There were several, but interconnected, responses to the Supreme Court Decision which, for all practical purposes replaced the legal barrier with a soft one. In a meeting of the representatives of agencies in charge of land policy, the ILA’s director general argued that “if the JNF land cannot contribute to the [state’s] Jewish character, then it shall be [done through] the structure of settlements’ Admission Committees.” These Admission Committees were first established in 1989 and tasked with admitting only individuals suitable for a communal life style. Committee members are drawn from the settlement’s founders, the regional council, and the Jewish Agency. In 2005, it was decided that the committee would remain in operation not only until it has 150 but 400 families per locale, thus approving large numbers of Jewish families before throwing the community open to Arab families. Such Admission Committees operate in 695 locales, which account for 68.5 percent of Israeli towns and 85 percent of villages.
Landed Barriers to Employment and Benefits:
A standing aim of Israeli policy has been enhanced state control of areas within the 1949 Green Line boundaries by increasing their Jewish population. For a long time this policy was carried out by the construction of new towns along Israel’s borders and the direction of waves of immigrants to them.
Since February 1998, Israeli governments have provided priority and subsidies in housing, development, educational, cultural, sport, and environmental protection funds through its relevant ministries to communities designated as National Priority Areas (NPA) on the basis of three criteria: 1) geographic distance from the center of the country, 2) location in ‘friction zones,’ and 2) low socio-economic ranking. The NPA designation is a “main channel for allocating additional resources” to local communities. This list is regularly revised and updated.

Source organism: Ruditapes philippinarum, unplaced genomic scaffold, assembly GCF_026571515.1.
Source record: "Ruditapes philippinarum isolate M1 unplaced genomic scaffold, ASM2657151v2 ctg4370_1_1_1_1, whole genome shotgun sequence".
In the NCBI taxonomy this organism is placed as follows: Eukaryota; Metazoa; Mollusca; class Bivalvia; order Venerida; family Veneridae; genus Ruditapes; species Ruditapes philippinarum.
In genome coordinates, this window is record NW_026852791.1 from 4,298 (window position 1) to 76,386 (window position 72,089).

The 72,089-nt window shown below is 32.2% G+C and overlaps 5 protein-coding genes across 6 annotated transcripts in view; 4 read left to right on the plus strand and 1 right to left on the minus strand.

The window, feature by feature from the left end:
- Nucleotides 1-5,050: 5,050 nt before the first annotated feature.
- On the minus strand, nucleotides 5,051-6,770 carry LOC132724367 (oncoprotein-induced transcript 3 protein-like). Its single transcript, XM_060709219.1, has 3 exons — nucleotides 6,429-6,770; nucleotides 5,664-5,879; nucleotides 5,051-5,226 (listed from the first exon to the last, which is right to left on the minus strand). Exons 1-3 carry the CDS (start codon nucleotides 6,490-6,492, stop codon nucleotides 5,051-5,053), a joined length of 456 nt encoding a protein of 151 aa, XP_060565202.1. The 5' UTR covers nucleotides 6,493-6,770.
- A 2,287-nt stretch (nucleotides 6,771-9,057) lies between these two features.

In 2006, Justice Barak’s Supreme Court rejected the use of geographical criterion for the designation of NPA, which had been employed to provide such status to some 550 Jewish and four Arab communities. The Court rejected the criterion because it “is contaminated by one of the most suspect distinctions, which is distinction based on race and nationality.” On July 14, 2009, the Law for Enhanced Economic Efficiency introduced a new mix of criteria, including the enhancement of the state’s social-security immunity (khosen). Though, the new law established whole geographical regions as NPAs areas – within which 40 percent of the population lived in Arab communities – it simultaneously decided that individual ministers have exclusive jurisdiction to decide whether a community located within a NPA region will, in fact, be entitled to the corresponding benefits. In effect, the new law separated the classification of a community as a NPA from the allocation of benefits to it by muddying the selections process.